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Old 09-12-2011, 11:54 PM   #1
superslomo
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Default Bottle to Bottle Variation/Tang? Infected with what?

I'm finding that from one bottle to the next I sometimes get an off flavor after conditioning. Some are somehow "tangy" a bit. What's it infected with, and what can I do to limit that infection? I'm soaking with starsan, but I wonder whether the possibility of wild yeast in the batch could require other sanitizing?

Would it help to kill odd wild yeast by running the bottles through the dishwasher or the oven after starsan (or instead) be useful?

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Old 09-13-2011, 07:02 PM   #2
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Starsan is a surfactant and acid. Lactic acid bacteria like low-pH environments. It's possible you have a low-level lacto infection in some bottles that is resistant to starsan. I alternate between Starsan and bleach-water-vinegar sanitizer to reduce the risk of a resistant bug.

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Old 09-13-2011, 07:14 PM   #3
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Check your cleaning regimine. You can't sanitize dirt. I might also try oven sanitizing on occasion. Whenever I bottle condition I oven sanitize but mostly becase it is convenient for me. Make sure to wet the inside of the bottle before you heat them it improves the efficiency of the process.

Last inspect your plastics. EVERYTHING plastic post boil is replaced ATLEAST yearly most things more frequently in my brewery

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Old 09-13-2011, 07:16 PM   #4
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I have only done 5 or 6 batches but since the beginning all I do is rinse out the bottles thoroughly in warm water right after I pour the beer, from there they sit in twelve pack cases until bottling day. On bottling day I just heat sanitize in the oven at 340F for an hour with some tinfoil caps. If I see any debris at all that doesn't take a quick rinse before the oven I toss the bottle. I have never had any issue with off tastes or anything but the main perk is saving my star-san for other sanitizing needs due to cost.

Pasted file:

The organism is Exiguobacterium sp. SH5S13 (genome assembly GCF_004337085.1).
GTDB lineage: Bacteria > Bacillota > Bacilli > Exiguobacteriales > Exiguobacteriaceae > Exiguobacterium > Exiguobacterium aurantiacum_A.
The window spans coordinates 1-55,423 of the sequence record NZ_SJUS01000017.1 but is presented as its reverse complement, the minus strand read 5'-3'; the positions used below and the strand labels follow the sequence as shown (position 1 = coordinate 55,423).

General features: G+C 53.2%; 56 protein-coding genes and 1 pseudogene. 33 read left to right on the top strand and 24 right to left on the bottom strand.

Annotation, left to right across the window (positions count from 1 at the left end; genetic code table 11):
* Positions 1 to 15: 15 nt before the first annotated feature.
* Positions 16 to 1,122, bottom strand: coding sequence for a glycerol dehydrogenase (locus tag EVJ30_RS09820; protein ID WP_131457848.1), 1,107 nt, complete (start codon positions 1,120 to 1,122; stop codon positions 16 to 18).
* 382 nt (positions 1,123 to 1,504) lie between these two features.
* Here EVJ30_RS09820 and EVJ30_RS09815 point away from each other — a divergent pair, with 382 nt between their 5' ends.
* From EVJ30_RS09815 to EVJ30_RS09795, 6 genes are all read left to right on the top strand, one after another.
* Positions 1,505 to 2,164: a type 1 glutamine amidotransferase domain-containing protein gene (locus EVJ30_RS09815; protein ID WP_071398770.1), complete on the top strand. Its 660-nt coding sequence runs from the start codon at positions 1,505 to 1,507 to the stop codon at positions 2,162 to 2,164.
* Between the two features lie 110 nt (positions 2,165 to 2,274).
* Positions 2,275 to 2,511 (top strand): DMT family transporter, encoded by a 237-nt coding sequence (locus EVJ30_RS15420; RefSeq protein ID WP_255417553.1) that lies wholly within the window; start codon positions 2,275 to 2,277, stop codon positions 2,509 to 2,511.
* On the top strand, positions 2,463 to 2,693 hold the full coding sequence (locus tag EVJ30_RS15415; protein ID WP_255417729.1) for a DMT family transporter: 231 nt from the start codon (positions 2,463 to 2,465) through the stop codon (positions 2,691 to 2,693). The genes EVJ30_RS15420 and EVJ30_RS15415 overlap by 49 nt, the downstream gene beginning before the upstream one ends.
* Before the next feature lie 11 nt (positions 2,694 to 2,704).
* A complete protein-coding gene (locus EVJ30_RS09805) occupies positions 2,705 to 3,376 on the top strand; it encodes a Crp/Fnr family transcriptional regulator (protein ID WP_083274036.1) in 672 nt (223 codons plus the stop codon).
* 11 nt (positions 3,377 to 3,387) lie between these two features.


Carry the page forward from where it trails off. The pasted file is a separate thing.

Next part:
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Old 09-13-2011, 07:19 PM   #5
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I did the current round of bottles in the oven... I had them at 240 for about a half hour for each round. Is that sufficient, or is it needing more than that? That was the heating regimen I've used for canning equipment and yeast starter jars...

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Old 09-13-2011, 07:21 PM   #6
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Also, FWIW, the plastic is all new from this year. Nothing has been around that long...

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Old 09-13-2011, 07:23 PM   #7
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Quote:
Originally Posted by superslomo
I did the current round of bottles in the oven... I had them at 240 for about a half hour for each round. Is that sufficient, or is it needing more than that? That was the heating regimen I've used for canning equipment and yeast starter jars...
I do 400 for an hour ( after confirming with an oven thermometer ) pressure cookers are far more efficent than dry heat. The water ( in the steam) transfers heat much more quickley than dry air, hence the longer contact time.

As far as the plastics are concerned it is less about age more they are much more easily scrached than anything else. Scraches harbor nasties, plus plastic parts are cheap so I replace frequently. I would rather toss $2 in tubeing than $50 in beer
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Old 09-13-2011, 07:29 PM   #8
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Referencing "How To Brew" by John Palmer. (where I get any info I don't get from here) At 250F it requires a 12 hour baking period. I use 340F because that is the shortest time the book states at 60min. I only use brown bottles and always let the bottles preheat inside the oven to prevent breaking and I have only had one bottle with a crack in it.

Edit: To be totally accurate I wait a little longer than 60min just to be safe

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Old 09-13-2011, 07:34 PM   #9
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What about a pressure cooker/pressure canner?

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Old 09-13-2011, 07:39 PM   #10
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Quote:
Originally Posted by superslomo
What about a pressure cooker/pressure canner?
You could use a pressure cooker but it will take a long time to load, let the glass cool and repeat. I can fit 80 bottles in the oven, only about 6 in my preasure cooker. And you MUST let the glass cool slowley or they will break. Cooling is what takes the time.
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